“Sure, our demo is our V1 beta. We had some security flaws in our version 1 from a previous development group. We are currently rewriting it on a much more secure framework, but with our current version we can’t go to market.” Damn son.
“No, we don’t have any flexibility with our cap table.” *insert wow emoji*
“You won’t get your money back in a year. You will get it back when we exit.” ……..
Instinctively, these sound like the opposite of items you want to bring to light for a VC or angel investor. The truth is these VC’s will have a wall up if they find something you haven’t told them after they have explicitly asked questions. Do your best to be factual about the product, total market cap, and expectations because if they do invest they will be the ones interfering with your business to make their money back (see Leadership Issues). Honesty is always the best policy. That doesn’t mean you can’t create momentum around your company. Honesty is meant to create trust. Which leads to more investment when they talk to their friend about your organization.
Grit / Character
Frankly, if you’re organization is still in business… congrats! Pat yourself on the back. In today’s environment, success no longer means making millions or billions of dollars. Surviving is a success in itself. For many startups, if you know how to struggle, maintain, or prolong the inevitable, that means you have the entrepreneurial spirit of grit. That’s a trait that is ingrained in you. It says something about your character. You will fight to the bitter end for something you believe regardless of the obstacles you must overcome. Now, you may be terribly misguided on your company strategy or maybe it’s just a bad idea (that happens a lot too). However, if you have the drive to handle stress when you think you can’t handle it anymore: You are a badass. Okay? You are awesome.
Your employees may never know the absolute horror you had to go through to survive and write them a check every month, but being able to do that alone is an achievement. So whether you “succeed” or close up shop pushing until the end, it is a major accomplishment and skill you should be proud of. This where we offer our advice from the previous failures of our own. Now is the time to get others involved that know more than you. Let us preface this: This can only work if you have a chance at succeeding or a little capital to bring someone in. Bad idea or concept? Can’t really help there except that you need to realize it’s time to shut it down before you hinder your chance at succeeding elsewhere. That being said, if you haven’t already crumbled or are crumbling, ask the most intelligent people you know to help you. Be completely transparent with a trusted advisor or friend. Trusted. Do not share info with anyone you don’t fully trust. You may not get the answers you want to hear or even all answers you need, but we are confident it will spark some ideas of your own. Having different points of view is crucial to understanding how others view you and your problems. Then you can create actionable items based on the compilation of viewpoints.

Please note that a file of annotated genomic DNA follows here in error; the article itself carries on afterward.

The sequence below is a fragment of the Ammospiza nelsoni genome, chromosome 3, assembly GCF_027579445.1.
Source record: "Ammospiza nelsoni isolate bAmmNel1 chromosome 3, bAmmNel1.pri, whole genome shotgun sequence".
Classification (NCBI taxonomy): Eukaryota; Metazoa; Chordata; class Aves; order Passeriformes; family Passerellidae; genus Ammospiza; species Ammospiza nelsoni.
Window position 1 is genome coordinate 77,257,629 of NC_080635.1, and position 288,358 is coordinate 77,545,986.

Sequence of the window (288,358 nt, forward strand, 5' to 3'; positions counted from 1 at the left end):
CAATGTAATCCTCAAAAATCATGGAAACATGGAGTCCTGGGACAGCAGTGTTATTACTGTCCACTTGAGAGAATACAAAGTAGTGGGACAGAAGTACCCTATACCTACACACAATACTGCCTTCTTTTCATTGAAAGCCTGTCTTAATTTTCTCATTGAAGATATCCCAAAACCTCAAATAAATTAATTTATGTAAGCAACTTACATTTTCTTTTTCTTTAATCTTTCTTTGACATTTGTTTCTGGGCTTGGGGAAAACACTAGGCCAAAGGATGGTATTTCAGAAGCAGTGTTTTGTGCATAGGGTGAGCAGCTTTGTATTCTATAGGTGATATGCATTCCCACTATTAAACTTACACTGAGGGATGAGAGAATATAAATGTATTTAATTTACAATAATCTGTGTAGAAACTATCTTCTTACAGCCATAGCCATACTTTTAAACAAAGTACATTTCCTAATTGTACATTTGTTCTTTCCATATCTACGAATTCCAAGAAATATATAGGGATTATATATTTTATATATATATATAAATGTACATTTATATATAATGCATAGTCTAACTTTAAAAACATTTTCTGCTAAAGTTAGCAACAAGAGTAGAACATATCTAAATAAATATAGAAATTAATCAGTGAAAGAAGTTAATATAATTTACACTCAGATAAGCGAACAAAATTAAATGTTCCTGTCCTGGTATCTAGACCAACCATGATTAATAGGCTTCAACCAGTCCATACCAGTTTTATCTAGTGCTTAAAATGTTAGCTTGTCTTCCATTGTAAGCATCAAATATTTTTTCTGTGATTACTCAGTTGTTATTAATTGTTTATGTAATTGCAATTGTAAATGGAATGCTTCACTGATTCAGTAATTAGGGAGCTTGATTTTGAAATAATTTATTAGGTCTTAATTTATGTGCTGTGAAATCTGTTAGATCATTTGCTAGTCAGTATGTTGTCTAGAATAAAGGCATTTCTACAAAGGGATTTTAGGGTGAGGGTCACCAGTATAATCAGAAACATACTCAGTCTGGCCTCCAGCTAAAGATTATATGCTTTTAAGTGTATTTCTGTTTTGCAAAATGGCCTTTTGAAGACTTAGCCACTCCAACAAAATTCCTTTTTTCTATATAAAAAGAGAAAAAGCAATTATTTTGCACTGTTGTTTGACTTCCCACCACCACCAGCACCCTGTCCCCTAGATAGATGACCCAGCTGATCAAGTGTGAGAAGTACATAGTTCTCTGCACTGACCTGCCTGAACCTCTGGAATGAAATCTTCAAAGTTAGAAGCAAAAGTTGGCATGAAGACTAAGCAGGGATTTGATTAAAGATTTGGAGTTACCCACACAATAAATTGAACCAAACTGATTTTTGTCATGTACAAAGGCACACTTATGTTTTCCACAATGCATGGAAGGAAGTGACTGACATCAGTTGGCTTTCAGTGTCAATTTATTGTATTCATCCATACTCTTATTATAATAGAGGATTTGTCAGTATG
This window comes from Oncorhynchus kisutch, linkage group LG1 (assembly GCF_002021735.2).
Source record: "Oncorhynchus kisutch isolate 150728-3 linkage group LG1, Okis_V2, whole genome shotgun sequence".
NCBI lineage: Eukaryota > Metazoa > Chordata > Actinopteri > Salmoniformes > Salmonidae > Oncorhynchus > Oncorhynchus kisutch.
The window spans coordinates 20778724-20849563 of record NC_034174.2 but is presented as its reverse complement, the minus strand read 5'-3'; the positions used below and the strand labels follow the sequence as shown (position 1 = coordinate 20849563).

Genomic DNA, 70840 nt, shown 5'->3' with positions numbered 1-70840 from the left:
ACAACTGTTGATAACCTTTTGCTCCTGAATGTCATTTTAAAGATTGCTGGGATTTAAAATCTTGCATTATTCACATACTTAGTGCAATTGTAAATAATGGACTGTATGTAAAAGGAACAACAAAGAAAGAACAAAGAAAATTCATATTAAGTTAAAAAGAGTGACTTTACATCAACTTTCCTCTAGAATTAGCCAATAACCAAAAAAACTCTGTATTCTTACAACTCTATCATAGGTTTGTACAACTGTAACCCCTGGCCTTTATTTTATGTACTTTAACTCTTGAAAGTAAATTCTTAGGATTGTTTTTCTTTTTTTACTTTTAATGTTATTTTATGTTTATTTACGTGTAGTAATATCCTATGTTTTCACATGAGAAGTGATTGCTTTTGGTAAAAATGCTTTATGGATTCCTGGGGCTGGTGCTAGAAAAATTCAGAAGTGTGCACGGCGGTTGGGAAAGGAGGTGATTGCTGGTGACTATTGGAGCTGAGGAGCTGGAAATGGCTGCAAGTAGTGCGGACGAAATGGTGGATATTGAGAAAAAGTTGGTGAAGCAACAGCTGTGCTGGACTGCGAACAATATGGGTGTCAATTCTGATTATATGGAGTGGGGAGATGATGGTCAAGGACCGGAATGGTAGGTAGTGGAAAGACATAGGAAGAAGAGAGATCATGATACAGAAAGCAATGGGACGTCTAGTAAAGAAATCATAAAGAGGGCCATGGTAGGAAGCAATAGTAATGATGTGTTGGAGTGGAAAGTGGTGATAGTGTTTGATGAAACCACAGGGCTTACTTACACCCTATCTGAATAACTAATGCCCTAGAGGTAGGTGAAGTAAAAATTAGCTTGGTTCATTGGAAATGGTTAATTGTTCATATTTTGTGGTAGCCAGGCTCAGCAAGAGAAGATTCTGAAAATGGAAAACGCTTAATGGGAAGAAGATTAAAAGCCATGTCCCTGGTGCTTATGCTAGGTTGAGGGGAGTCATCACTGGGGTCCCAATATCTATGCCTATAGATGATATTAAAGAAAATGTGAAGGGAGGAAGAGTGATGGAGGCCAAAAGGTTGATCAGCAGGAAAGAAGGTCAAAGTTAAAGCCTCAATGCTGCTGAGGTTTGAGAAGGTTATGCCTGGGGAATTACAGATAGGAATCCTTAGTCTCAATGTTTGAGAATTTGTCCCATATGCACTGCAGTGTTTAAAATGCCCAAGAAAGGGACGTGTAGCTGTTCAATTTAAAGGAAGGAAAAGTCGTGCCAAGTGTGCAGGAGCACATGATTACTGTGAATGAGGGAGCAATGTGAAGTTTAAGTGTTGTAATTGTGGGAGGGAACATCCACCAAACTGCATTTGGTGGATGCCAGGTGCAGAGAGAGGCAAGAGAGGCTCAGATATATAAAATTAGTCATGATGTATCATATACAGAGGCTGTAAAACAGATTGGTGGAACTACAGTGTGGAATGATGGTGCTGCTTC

In conclusion, we don’t have all the answers either. This is not a guidebook. These are just painful lessons and traits we had learn over the years. Our only hope is that you feel encouraged. Whether for you or a friend you know, we felt compelled to share these thoughts with entrepreneurs because we’re a family. We may not know you. But we care about you. Stay strong hustlers.